Sept. 8, 2017
Notre Dame's Brian Kelly and Georgia's Kirby Smart certainly learned a lot about their respective football teams a week ago in their squads' relatively comfortable season-opening wins. The Irish ran for 422 yards against Temple. Georgia is the only Football Bowl Subdivision team in the country that boasts two active 2,000-yard career rushers. Both teams possess limited game experience at the quarterback slot. That suggests both these teams will begin by trying to control the game on the ground. So which defense will be more effective at keeping that from happening?
Here are some areas to watch Saturday night under the lights:
1. Can the Irish take another step up? After an offseason of change, Notre Dame last weekend strongly suggested that this would be a new year with a new team. The challenge this week will be to do those things on a brighter stage. Notre Dame's last win at home over a ranked team came in 2015 against 14th-rated Georgia Tech. Will the next one be over another program from that same state?
2. It's the SEC. Given the general hype surrounding the Southeastern Conference in recent seasons, it's no surprise this game has been a red-letter date on lots of people's calendars. It's the first time Georgia has played in South Bend and the first meeting between the teams in 37 years. It's no accident NBC wanted this game in prime time. The end result has made this the hottest early season ticket anywhere in college football.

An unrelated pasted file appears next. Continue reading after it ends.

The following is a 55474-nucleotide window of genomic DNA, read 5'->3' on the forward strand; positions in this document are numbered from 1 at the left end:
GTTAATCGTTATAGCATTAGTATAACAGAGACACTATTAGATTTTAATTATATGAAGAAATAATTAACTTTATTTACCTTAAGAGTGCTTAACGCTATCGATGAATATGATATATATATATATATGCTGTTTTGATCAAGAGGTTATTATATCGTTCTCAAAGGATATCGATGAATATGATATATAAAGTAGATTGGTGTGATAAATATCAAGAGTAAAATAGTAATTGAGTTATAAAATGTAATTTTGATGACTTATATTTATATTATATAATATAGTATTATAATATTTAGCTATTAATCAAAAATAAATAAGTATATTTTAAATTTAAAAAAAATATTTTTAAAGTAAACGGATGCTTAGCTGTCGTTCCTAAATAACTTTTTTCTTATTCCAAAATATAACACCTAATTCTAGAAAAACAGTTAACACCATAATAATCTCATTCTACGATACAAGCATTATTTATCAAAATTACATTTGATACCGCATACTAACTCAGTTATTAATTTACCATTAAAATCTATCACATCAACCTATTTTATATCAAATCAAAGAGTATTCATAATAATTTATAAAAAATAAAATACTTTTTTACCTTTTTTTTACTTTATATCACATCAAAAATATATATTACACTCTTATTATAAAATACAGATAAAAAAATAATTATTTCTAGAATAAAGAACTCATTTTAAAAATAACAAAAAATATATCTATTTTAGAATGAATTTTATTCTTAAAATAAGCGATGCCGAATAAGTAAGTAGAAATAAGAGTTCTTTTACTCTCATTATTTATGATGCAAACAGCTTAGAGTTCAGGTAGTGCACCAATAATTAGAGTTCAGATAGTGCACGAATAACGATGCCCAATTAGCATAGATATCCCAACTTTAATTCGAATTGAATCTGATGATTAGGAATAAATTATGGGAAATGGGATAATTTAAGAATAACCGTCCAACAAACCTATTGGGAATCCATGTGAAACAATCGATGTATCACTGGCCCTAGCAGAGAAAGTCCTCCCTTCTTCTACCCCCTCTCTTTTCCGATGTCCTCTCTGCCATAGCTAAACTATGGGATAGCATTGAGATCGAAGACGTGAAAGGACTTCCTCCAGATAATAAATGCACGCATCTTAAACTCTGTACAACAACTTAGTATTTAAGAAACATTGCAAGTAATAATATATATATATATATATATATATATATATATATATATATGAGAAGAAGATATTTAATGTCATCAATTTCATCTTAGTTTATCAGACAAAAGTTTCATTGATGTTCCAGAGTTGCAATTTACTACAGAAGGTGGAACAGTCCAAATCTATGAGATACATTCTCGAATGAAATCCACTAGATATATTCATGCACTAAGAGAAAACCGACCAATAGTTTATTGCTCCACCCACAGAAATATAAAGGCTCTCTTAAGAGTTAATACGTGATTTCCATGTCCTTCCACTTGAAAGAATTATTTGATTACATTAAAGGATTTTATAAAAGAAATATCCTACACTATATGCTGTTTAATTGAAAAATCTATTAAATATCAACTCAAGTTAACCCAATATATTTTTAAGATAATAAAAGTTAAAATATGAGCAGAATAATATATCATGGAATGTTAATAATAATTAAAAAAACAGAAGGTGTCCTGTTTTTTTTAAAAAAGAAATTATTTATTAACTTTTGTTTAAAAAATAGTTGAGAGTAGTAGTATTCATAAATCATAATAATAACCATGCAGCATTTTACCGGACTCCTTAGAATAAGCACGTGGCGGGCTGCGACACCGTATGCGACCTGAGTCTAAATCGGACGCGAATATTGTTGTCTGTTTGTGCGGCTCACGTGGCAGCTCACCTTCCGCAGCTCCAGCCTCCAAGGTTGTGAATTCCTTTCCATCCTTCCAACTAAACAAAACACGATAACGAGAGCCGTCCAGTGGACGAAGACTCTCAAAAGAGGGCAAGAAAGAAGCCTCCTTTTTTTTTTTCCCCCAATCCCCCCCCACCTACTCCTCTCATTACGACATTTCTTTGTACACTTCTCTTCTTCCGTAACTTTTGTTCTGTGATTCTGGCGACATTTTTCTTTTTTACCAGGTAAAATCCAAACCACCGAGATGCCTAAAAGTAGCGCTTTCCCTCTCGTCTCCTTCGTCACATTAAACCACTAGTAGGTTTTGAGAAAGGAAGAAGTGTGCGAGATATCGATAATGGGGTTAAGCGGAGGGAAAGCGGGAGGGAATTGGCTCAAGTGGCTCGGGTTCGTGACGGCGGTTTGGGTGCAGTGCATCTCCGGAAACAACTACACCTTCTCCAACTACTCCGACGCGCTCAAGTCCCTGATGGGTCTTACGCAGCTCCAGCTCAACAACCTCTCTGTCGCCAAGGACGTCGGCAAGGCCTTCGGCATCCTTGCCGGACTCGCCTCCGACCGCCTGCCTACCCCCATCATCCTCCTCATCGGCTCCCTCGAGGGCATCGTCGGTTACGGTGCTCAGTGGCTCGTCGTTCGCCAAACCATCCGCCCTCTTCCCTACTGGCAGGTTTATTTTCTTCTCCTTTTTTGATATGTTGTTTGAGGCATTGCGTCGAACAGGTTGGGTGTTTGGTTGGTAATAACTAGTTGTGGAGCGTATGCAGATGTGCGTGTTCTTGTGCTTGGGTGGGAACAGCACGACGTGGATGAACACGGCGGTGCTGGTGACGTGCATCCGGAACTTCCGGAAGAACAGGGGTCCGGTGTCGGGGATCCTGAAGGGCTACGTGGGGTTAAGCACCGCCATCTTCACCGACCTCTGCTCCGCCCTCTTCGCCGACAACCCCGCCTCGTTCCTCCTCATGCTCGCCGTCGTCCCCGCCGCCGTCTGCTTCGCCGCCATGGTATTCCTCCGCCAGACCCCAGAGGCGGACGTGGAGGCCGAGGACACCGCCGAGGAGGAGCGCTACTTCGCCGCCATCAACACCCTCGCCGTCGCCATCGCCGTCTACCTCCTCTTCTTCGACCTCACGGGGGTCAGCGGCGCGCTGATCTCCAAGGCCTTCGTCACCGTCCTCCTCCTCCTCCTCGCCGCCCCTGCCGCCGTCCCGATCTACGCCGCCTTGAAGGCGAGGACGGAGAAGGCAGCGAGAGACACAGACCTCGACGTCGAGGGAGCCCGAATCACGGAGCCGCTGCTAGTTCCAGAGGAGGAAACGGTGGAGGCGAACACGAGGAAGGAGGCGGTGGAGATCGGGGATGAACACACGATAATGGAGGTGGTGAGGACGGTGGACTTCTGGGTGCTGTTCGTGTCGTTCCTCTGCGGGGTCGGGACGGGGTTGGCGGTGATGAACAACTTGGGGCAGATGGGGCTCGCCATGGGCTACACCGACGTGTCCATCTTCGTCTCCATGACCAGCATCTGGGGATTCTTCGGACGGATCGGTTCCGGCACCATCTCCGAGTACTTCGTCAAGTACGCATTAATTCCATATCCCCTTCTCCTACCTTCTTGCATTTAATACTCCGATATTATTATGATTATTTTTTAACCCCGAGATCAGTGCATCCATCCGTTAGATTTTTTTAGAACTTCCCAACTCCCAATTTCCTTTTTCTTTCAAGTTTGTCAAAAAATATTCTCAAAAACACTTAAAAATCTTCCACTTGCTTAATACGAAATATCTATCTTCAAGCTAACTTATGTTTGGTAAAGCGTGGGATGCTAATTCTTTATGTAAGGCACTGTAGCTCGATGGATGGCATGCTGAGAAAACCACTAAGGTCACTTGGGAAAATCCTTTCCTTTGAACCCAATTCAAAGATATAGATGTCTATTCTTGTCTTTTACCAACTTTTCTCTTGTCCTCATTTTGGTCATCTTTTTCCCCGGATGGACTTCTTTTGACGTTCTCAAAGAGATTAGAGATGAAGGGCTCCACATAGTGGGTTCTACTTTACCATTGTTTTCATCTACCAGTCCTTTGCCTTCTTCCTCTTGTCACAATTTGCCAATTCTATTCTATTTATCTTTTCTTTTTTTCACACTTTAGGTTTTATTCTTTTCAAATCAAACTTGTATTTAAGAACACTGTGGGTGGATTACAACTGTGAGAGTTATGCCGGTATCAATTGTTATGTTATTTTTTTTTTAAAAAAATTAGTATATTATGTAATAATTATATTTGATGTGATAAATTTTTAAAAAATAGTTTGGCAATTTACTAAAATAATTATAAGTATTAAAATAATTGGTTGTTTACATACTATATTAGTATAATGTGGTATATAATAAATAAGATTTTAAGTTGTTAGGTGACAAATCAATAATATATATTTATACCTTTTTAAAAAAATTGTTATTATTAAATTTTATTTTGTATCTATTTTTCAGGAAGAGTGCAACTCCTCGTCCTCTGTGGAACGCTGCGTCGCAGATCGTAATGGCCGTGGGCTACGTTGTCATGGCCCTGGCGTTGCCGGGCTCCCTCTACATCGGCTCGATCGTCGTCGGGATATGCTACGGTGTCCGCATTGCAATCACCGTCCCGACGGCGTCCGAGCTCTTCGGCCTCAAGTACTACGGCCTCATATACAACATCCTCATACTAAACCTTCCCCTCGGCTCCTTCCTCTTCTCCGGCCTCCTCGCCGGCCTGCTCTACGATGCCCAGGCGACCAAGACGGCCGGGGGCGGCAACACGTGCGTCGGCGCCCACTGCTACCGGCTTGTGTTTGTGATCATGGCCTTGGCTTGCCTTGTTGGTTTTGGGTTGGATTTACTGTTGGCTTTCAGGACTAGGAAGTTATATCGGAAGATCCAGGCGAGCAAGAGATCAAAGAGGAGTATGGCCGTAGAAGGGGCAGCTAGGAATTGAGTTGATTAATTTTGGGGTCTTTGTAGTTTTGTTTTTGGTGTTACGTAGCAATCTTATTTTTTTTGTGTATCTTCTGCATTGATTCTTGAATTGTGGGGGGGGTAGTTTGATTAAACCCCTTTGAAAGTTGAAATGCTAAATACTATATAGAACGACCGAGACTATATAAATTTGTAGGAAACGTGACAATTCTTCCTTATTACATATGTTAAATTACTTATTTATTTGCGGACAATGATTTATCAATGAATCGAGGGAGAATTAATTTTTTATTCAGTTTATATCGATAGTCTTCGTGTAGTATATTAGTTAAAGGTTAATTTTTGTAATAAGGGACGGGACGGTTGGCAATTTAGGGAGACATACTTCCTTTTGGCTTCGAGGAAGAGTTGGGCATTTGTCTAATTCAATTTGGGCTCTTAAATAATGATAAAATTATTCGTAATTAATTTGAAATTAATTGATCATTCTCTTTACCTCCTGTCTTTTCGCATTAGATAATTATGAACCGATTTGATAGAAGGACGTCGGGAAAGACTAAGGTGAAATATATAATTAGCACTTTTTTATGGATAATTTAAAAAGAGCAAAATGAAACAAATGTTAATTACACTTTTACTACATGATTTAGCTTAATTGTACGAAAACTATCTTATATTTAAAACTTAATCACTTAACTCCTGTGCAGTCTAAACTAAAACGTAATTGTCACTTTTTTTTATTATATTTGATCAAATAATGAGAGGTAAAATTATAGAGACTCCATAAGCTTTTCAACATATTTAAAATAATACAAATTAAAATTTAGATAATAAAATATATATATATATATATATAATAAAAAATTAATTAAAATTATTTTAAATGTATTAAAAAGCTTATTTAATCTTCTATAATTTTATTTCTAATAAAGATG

3. The quarterbacks. This is Brandon Wimbush's third football season in South Bend, but the Irish opener a week ago versus Temple marked his first start and far and away his most extensive playing time in a game. Georgia's Jake Fromm is a true freshman who came off the bench to play most of the way last Saturday in his first college football game. Both these players will be expected to execute at a higher level than they did last Saturday if they want to give their teams the best opportunity to end up on top.
4. The running games. Georgia brings to Notre Dame Stadium a running back duo it feels can match any in the nation (6,018 combined career yards and 49 rushing TDs for seniors Nick Chubb and Sony Michel). Notre Dame's quartet of runners-running backs Josh Adams, Dexter Williams and Tony Jones Jr., plus the run skills of quarterback Brandon Wimbush--suggests the Irish are more committed to playing a physical brand of football than they have in a long time. The winning team Saturday may be the one that can best exert its will along the line of scrimmage in key situations.
5. The atmosphere. Anyone who attended the Irish opener against Temple last week experienced a new dynamic in terms of Notre Dame Stadium in-game presentation, thanks to the presence of the video board at the south end of the stadium. How will that translate in the first prime-time contest-with a tradition-rich SEC program playing the Irish for the first time in the regular season?